HOPE? OR HYPE? Bloomberg Businessweek reports on the Brain Balance Achievement Centers that promise to "help children who have recognized conditions such as ADHD and autism spectrum disorder, as well as harder-to-pin-down varieties of academic and social struggles." The founder of the centers is Robert Melillo, a chiropractor, who, according to the reportage, specializes in functional neurology.... "Melillo believes he’s developed a cure for attention deficit hyperactivity disorder and autism—although he wouldn’t use the word 'cure.' Where establishment doctors see chronic disability, Melillo sees an imbalance in the brain, a lag in development and connectivity on one side or the other that can be, in his preferred term, 'resolved.'" He charges lots, and parents are evidently paying. Find the article. (One quote from the article about the lack of research underlying Brain Balance's methods: "Just because something’s not proven, doesn’t mean it doesn’t work.")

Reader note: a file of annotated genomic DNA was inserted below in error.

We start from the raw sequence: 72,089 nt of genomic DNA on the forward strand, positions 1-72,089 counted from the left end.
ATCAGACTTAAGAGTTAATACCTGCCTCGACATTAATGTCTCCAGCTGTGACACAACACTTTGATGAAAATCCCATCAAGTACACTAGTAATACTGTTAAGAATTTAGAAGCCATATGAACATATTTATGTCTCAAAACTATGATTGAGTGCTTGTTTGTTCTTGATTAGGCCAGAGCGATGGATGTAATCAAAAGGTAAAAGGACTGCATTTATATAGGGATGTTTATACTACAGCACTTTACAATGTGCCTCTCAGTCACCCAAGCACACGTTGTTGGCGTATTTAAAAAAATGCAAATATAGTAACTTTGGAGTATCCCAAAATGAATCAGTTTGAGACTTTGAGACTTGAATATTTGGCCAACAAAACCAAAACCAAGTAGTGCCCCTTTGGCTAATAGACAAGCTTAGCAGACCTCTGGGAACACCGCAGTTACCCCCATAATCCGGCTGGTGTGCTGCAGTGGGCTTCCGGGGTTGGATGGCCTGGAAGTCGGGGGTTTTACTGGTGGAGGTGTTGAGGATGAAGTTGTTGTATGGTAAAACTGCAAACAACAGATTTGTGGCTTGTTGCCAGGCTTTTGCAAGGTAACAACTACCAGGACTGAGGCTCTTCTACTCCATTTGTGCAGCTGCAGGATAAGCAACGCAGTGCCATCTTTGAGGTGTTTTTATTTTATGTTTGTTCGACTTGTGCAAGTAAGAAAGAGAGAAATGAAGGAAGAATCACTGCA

BLOG HOP! Gifted Homeschoolers Forum hosts blogs hops in which bloggers address a particular topic from their particular perspectives. A current topic is "Why Is High-Achieving Synonymous with Being Gifted?" Sounds like lots of room for discussion there. Find the blogs -- at the hop. ("Well, you can rock it you can roll it / You can stop and you can stroll it at the hop..." 😃)

TiLT PARENTING'S latest podcast is with Michelle Garcia Winner on social thinking. TiLT's founder Debbie says, "In our conversation, we talk about the concept of social thinking—what it is and why it matters for our kids, how it can be taught and learned, how we as parents can nurture social thinking in our kids, and much more." Find the podcast.